Security cordon uses to control the incident site and provides important situation awareness of what is happening in the site.
What’s the meaning of cordon?
Police, military, or security guard lines or circles that block access of the people to the incident site.
What are the basic principles of the cordon off?
There are the 4 basic principles of the cordon off, generally known as the “4C”. The polices, military, or the security staff use these principles for sealing the incident site from access of the general public.
Depending on the incident it may require the inner and outer cordon to maintain the level of access. For example;
- If Large fires where support crews require access to the site, but only firefighters move into the inner cordon
- I Explosive device disposal sites where law enforcement and security staff operate within the site, but only the technicians operate within the inner cordon.
How to establish security cordon?
Before you establish the cordon the purpose of the cordon should determine. Here are some questions to give answers before establishing the cordon on the site?
- What is access being restricted from?
- How much distance is required from that item or area?
- How many Staff are needed to effectively control access?
- Where is the incident site command post going to be located?
- Are physical barriers and markings going to be required?
Implementation of the 4C
- Confirm the presence of a threat or risk
- Confirm by visual inspection
- Or confirm over the radio
- May be confirmed by other witnesses or observers
- Clear the area
- Direct all personnel out of the area
- Check the immediate area need to occupy for any security and safety threat.
- Cordon the incident site
- Place barriers or tape
- Maintain intersecting lines of visibility with other Security staff
- Conduct radio checks with the incident site command post
- Verify positions held on the cordon line. Establish the new radio signal if needed.
- Control access
- Prevent unauthorized access to the site
- Maintain the record of the person who accesses and exits from the site.
Maintaining a Security cordon
When the cordon has placed the security staff should maintain the integrity of the cordon. These following things should consider;
- Duty post-rotation
- Increases vigilance and attention to detail
- Prevents boredom during long incidents
- Passage of information
- Alert all Security staff if personnel are passing into or out of the security cordon
- Provide situational awareness to the control room
- Situation updates sent to the incident site commander
- Sustainment of the cordon
- Refreshments for Security staff on duty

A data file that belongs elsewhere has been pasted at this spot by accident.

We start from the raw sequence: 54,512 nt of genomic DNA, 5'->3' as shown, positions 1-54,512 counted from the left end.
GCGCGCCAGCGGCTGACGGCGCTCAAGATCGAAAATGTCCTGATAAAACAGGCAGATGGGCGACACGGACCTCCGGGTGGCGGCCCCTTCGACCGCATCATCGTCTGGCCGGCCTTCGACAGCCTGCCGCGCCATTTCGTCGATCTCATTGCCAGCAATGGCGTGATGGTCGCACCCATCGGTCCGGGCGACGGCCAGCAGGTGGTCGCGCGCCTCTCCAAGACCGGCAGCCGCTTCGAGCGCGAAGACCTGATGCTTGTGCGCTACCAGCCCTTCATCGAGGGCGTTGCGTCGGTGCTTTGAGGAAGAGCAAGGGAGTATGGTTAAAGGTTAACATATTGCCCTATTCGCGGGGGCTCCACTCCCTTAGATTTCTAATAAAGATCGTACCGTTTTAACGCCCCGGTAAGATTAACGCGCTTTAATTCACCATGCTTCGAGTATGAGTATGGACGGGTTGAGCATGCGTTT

- Relief in place by incoming shift staff
Collapsing a Security cordon
When the incident is resolved and the area is safe to re-enter, the cordon needs to collapse. The security manager or the incident commander may direct to dismantle. The security staff who are responsible for cordoning the area should
- Acknowledge the cordon collapse via radio
- Retrieve any barriers or tape that were used
- Move to the required duty location
- Report repositioning to the control room
- Await instructions to contribute to a post-incident debriefing with the incident site commander
- Replace the security staff for attending the briefing.
- Bring the incident report or notes that have taken to the debriefing.
- Resume normal security operations
Monitoring and reporting ongoing situations
When you’re in the incident site you may need to provide the ongoing situation information to the control room or emergency services such as police or fire brigade. Before providing the information you should keep in mind;
- Keep radio communication brief and to the point
- The report only changes to the previous situation e.g.
- Personnel locations
- Suspect or offender locations
- Behavior or activities
- Changes to the risk or threat levels
- Any other significant updates
Cooperation with emergency services
The security staff always have close cooperation with the emergency services provider such as police, firefighters, and paramedics.
It is very important that security staff should aware of the role that the emergency service provider provides and be prepared for their arrival.
- Securing any evidence on site
- Preparing accurate incident notes
- Preparing recorded evidence e.g. CCTV footage, photos, etc.
- Segregating witnesses, offenders, and suspects
- Clearing routes and parking space for arriving police vehicles
- Preparing maps or diagrams of the source of fire within a building
- Clearing routes to hydrants, breeching inlets and stairwells
- Maintaining public order at the site or building
- Recording casualty conditions including
- Circumstances of medical incident
- Medical history
- Treatments are given during first aid
- Clearing routes to the incident site
How to deal with emergency services?
- Provide as much detail as possible
- Record details of attending emergency staff including:
- Contact numbers
- Branch or office
- Obtain a receipt for any materials or evidence provided to police
Conclusion: The security staff should aware of the basic principles of the security cordon. The communication with the control room and emergency services must keep open all the time. Make sure that you are following the instruction of the site commander rather than using your own judgment. Know the expected emergency services and make your site easy for accessing them.